Introduction. The effectiveness of Simuliidae (Diptera, Nematocera) as indicators of stream health was tested in the urbanizing area of Rome, Central Italy.
Methods. 108 sampling sites were investigated in the spring to acquire data on environmental variables and black fly species.
Results and discussion.The comparison of sampling and literature data highlighted the disappearance of some species (Simulium reptans, S. vernum, S. liriense), possibly due to water pollution and land use changes. Correspondence analysis confirms altitude as the main factor influencing black fly species’ distribution. However, water quality becomes predominant when considering exclusively plain sites: “ornatum” and “equinum” species groups show the greatest tolerance to chemical pollution. The high course of the Aniene river and its tributaries were sampled bimonthly, confirming the spatial-temporal black fly successions previously observed in central Apennines. The results also indicate that S. ornatum may supplant all other species in areas where the rural use is substituted by urban landscape.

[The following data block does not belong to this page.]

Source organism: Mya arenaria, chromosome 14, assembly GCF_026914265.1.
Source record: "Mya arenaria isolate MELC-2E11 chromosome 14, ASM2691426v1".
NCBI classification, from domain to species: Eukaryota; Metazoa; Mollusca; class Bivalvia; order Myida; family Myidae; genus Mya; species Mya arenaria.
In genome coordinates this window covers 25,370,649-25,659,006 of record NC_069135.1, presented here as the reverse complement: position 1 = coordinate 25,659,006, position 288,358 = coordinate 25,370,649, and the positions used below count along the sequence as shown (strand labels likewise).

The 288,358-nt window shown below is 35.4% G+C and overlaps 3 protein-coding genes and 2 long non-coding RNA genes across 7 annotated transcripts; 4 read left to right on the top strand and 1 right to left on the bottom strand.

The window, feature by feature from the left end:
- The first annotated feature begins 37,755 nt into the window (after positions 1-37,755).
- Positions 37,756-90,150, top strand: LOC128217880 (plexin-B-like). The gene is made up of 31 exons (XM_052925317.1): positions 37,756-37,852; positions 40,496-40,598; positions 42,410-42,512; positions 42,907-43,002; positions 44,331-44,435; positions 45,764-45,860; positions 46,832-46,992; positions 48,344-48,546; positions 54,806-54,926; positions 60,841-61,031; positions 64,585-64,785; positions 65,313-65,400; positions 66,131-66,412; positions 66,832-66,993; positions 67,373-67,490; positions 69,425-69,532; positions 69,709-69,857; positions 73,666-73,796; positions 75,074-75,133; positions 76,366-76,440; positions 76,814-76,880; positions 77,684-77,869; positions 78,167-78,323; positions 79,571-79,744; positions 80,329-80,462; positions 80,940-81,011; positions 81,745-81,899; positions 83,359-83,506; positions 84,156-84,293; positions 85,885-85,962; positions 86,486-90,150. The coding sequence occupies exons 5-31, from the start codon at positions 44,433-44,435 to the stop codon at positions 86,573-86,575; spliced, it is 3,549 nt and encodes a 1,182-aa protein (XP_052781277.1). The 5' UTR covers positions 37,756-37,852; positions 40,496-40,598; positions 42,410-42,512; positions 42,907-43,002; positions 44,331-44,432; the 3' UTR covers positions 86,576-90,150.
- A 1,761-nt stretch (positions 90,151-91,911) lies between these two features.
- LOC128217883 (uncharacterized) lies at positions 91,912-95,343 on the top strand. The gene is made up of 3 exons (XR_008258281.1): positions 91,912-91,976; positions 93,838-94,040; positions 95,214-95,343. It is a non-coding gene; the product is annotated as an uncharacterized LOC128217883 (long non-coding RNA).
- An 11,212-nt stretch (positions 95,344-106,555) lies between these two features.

Conclusion. In conclusion, black flies can be considered good environmental indicators to assess ecological health of both watercourses and surrounding landscapes.